Time Limits

Are there any time limits to be aware of?

Opening Enquiries

In normal circumstances, HMRC has 12 months from the date of filing the return to open an enquiry into a Self-Assessment tax return.  However, HMRC has four years to make a discovery assessment into that return.

In circumstances where the tax in question might be incorrect because of a “careless error” or “deliberate error” this time period is extended to six and twenty years respectively.  The logic being the longer period of time that has passed, the higher the burden of proof is on HMRC to prove its position against the tax payer. 

Protective Claims and Standstill Agreements

Where a Disguised Remuneration scheme has been used and HMRC has an open enquiry / discovery assessment against a taxpayer, there is no limitation period, therefore liability can continue to accrue whilst HMRC concludes the enquiry.

However, National Insurance Contributions (NIC) do not carry the same protections for HMRC.  In terms of recovering NIC from taxpayers, HMRC has a strict six year period from when the NIC should have been paid.

To protect itself from this, historically HMRC has simply issued protective claims through the County Court claiming that the NIC is due and payable at that time.  HMRC has then sought to place these clams in an indefinite stay until it has resolved its enquiries and can prove that the NIC is due.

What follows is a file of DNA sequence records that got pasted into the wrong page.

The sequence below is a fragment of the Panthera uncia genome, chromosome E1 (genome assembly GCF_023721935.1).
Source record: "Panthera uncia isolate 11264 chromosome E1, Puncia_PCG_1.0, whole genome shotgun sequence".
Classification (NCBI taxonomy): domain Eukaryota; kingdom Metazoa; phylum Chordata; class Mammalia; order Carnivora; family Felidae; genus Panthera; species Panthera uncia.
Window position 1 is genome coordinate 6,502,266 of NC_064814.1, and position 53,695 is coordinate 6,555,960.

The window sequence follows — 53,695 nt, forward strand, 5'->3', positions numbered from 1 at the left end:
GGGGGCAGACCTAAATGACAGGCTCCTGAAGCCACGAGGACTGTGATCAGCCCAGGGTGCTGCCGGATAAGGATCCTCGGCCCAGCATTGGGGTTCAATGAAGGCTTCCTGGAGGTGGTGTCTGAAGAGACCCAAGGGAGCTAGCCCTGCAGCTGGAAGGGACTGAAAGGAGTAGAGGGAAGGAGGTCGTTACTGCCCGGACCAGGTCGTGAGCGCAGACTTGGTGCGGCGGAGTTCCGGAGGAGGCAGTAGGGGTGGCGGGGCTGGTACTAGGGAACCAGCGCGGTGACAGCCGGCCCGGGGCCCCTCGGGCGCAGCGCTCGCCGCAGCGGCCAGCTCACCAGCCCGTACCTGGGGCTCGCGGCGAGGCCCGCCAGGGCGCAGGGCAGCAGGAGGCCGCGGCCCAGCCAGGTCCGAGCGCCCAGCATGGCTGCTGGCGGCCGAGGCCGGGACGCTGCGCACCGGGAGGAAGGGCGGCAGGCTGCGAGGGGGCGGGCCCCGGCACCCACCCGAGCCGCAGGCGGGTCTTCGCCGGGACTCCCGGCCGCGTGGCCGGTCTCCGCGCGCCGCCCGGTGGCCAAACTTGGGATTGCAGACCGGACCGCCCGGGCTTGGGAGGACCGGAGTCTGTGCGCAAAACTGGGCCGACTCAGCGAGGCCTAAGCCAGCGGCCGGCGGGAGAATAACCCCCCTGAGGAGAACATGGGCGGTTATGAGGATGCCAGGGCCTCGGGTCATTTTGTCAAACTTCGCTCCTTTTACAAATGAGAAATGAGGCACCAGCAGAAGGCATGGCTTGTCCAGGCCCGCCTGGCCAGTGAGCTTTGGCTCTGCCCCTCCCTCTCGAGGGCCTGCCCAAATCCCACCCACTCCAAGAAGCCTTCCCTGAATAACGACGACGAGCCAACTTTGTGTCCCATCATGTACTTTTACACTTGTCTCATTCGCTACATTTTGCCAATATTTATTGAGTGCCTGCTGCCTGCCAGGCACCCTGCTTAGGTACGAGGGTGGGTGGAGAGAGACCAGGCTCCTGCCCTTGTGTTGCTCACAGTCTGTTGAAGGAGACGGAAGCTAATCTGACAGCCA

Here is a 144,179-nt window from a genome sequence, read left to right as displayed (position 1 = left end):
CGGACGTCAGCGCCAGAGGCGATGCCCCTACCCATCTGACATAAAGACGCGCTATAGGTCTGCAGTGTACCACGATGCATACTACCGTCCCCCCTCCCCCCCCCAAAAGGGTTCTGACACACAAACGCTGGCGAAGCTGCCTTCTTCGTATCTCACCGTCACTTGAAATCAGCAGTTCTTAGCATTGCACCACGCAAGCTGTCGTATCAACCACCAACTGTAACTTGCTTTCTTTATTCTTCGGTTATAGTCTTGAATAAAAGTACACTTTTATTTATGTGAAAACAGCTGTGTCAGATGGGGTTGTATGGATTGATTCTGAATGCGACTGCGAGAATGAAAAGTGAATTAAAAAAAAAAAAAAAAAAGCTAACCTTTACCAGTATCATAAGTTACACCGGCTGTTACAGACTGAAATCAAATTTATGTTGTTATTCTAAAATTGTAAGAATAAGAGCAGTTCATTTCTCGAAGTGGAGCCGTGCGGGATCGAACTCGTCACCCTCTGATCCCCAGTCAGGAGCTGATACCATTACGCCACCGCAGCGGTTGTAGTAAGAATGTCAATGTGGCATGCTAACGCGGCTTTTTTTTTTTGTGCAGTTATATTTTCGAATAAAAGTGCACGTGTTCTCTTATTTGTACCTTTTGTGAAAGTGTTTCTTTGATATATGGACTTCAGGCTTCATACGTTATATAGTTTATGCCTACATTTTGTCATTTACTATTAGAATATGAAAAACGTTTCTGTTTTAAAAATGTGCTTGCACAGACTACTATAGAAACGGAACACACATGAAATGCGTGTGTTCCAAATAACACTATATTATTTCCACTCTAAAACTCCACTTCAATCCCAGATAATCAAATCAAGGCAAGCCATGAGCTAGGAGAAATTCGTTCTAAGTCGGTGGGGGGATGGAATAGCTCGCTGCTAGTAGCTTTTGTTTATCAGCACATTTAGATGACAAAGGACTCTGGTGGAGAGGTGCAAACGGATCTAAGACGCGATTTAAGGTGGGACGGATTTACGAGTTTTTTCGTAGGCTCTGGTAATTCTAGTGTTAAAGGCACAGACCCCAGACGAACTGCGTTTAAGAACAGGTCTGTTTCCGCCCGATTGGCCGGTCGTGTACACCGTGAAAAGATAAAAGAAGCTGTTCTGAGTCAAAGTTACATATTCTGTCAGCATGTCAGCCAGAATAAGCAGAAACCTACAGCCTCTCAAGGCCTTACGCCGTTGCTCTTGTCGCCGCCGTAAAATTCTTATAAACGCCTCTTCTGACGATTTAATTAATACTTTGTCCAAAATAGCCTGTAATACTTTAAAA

Increasingly, however, HMRC’s actions with respect to protective claims are being challenged as an improper use of the Court’s process. Whilst legislation does exist to stay Court proceedings in certain circumstances, this is not a blanket approach.

As an alternative to this, HMRC has begun sending Standstill Agreements to taxpayers seeking to protect against the six year time period.  A Standstill Agreement is essentially a contract between two parties agreeing that time stops for the purposes of limitation for the period set out in the agreement.  This is beneficial to HMRC, with the only potential benefit to taxpayers being the avoidance of Court fees on top of any potential tax liability.

We suggest you seek advice before entering into any such Standstill Agreement.

What can I do?

Seek advice. Speak to someone who knows what you are going through and will take the time to advise you on the options open to you and help guide you through them.  A lot of our clients wish to focus on their business, but are being forced to spend time and energy on dealing with HMRC. 

It is also important to seek advice about possible claims against the professional adviser who put you into this position.  Whether that be an accountant, solicitor, tax adviser or financial adviser – if the risks of the scheme were not explained to you, you may have a claim against them for the losses you have suffered.

Speak to our Tax and Financial Services Litigation Team today to find out how we might be able to help you. 

About the author

Matthew Goodwin Associate - Solicitor-Advocate

Matthew regularly acts for corporates and individuals, dealing with a variety of disputes relating to investments, negligent tax planning, tax avoidance schemes, pensions and HMRC enquiries and negotiations. In addition, Matthew advises financial institutions and FCA regulated firms on their regulatory obligations.